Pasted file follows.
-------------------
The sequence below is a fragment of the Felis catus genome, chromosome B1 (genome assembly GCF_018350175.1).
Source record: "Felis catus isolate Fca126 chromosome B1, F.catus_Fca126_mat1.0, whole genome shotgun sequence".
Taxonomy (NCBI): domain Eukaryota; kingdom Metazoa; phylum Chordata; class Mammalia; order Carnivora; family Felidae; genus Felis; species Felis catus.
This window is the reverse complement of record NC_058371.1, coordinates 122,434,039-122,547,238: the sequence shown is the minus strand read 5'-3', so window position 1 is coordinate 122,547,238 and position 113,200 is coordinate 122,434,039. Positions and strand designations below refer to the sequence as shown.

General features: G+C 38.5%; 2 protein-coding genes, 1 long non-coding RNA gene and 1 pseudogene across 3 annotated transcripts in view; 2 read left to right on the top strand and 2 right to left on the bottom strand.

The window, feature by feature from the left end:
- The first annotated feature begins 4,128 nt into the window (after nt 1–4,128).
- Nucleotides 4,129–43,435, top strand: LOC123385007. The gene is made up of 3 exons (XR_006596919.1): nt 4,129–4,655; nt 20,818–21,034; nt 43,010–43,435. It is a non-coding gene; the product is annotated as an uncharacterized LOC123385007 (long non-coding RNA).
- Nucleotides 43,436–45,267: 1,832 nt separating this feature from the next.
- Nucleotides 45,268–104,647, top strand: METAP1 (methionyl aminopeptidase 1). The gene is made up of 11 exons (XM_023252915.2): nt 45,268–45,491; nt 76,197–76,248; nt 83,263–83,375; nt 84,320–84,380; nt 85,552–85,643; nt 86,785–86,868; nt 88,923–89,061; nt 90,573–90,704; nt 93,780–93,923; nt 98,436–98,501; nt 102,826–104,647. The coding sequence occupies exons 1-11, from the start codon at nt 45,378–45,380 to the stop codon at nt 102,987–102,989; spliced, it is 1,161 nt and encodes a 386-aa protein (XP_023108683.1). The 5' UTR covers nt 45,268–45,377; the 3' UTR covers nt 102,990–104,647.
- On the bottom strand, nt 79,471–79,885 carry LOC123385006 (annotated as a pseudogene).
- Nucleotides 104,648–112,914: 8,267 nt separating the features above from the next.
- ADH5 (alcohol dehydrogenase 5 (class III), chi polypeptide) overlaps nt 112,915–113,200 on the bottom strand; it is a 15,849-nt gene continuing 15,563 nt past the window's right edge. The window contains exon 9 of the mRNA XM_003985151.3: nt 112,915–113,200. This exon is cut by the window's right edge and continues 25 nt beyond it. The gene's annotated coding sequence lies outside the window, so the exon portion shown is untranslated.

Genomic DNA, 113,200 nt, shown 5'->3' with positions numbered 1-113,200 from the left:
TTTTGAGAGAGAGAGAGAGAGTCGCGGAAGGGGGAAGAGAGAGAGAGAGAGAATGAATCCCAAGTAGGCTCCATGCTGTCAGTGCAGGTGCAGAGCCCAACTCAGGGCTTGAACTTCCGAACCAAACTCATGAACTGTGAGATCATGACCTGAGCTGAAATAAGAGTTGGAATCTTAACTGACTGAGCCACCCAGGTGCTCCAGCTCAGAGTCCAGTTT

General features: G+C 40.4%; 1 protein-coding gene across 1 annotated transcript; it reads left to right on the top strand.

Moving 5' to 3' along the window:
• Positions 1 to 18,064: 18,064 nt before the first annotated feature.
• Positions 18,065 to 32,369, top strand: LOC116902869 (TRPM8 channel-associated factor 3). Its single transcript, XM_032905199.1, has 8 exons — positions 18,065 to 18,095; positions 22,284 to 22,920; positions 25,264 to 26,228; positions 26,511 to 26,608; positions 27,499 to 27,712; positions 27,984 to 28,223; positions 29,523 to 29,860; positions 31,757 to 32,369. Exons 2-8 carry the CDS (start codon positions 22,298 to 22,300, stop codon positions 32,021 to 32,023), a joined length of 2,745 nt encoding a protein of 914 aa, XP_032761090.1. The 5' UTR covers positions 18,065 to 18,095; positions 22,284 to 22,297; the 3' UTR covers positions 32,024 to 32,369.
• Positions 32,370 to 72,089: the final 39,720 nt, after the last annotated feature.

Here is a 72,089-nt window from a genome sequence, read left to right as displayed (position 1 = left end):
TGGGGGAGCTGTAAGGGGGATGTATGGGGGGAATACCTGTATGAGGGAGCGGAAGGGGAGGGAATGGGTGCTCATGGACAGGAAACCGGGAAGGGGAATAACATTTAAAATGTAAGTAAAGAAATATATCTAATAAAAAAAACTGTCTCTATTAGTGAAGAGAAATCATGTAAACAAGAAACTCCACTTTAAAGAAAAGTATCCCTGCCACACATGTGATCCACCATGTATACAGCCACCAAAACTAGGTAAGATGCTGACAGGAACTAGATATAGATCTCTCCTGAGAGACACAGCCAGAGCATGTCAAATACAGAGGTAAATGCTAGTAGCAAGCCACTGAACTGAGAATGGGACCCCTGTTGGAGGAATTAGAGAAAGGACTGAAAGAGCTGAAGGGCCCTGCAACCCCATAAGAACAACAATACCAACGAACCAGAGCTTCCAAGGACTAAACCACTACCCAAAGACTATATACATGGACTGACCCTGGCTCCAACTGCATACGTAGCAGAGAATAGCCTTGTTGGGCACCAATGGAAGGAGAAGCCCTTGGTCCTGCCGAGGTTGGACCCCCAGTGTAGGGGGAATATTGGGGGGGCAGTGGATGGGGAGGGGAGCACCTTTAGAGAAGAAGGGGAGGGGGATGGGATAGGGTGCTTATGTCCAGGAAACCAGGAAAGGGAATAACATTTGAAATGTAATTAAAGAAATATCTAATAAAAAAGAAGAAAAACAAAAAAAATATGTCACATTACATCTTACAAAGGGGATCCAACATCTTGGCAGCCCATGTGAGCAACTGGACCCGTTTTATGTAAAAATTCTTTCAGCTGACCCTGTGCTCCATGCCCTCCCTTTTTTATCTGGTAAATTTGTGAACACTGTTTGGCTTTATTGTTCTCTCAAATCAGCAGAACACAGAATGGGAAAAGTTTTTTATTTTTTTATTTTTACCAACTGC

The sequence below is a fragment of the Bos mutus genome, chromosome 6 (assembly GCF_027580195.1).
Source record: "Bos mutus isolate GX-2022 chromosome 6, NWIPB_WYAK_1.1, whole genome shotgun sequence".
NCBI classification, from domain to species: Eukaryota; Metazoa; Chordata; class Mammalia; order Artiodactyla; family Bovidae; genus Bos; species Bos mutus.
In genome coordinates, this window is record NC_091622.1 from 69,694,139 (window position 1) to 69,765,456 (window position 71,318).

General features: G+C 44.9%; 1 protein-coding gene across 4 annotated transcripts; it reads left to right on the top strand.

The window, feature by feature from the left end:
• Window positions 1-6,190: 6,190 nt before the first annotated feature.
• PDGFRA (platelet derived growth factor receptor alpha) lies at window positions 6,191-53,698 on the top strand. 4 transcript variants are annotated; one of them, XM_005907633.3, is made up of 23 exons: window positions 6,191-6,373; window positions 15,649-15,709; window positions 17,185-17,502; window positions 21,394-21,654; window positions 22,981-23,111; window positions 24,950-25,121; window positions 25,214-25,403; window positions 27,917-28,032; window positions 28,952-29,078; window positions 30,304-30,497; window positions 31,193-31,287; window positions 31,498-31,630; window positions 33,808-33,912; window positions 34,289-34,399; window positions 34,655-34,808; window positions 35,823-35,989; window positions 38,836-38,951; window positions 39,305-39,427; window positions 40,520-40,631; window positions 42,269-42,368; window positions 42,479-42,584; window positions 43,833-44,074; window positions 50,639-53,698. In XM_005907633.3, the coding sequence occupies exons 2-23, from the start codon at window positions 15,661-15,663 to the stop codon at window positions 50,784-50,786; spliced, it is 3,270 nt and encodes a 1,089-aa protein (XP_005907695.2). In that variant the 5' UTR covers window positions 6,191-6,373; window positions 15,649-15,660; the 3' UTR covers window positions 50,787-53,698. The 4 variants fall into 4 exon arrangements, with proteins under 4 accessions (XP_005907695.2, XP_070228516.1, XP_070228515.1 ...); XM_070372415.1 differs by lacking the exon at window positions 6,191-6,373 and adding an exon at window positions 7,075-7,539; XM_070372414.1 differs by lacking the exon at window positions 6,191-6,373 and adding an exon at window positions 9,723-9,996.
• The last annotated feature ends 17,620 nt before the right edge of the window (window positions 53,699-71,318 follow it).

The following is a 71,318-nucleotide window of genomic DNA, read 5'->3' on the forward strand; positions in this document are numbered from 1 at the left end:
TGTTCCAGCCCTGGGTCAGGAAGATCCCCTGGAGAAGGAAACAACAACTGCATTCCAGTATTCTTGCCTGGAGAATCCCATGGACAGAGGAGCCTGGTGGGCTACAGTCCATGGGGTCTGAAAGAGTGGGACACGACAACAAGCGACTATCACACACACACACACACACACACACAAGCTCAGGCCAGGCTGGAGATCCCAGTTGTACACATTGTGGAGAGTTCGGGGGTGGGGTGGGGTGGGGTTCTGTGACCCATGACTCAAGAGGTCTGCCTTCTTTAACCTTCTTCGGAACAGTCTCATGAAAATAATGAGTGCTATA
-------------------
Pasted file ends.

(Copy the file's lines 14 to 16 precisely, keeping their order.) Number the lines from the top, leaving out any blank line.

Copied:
Genomic DNA, 113,200 nt, shown 5'->3' with positions numbered 1-113,200 from the left:
TTTTGAGAGAGAGAGAGAGAGTCGCGGAAGGGGGAAGAGAGAGAGAGAGAGAATGAATCCCAAGTAGGCTCCATGCTGTCAGTGCAGGTGCAGAGCCCAACTCAGGGCTTGAACTTCCGAACCAAACTCATGAACTGTGAGATCATGACCTGAGCTGAAATAAGAGTTGGAATCTTAACTGACTGAGCCACCCAGGTGCTCCAGCTCAGAGTCCAGTTT

General features: G+C 40.4%; 1 protein-coding gene across 1 annotated transcript; it reads left to right on the top strand.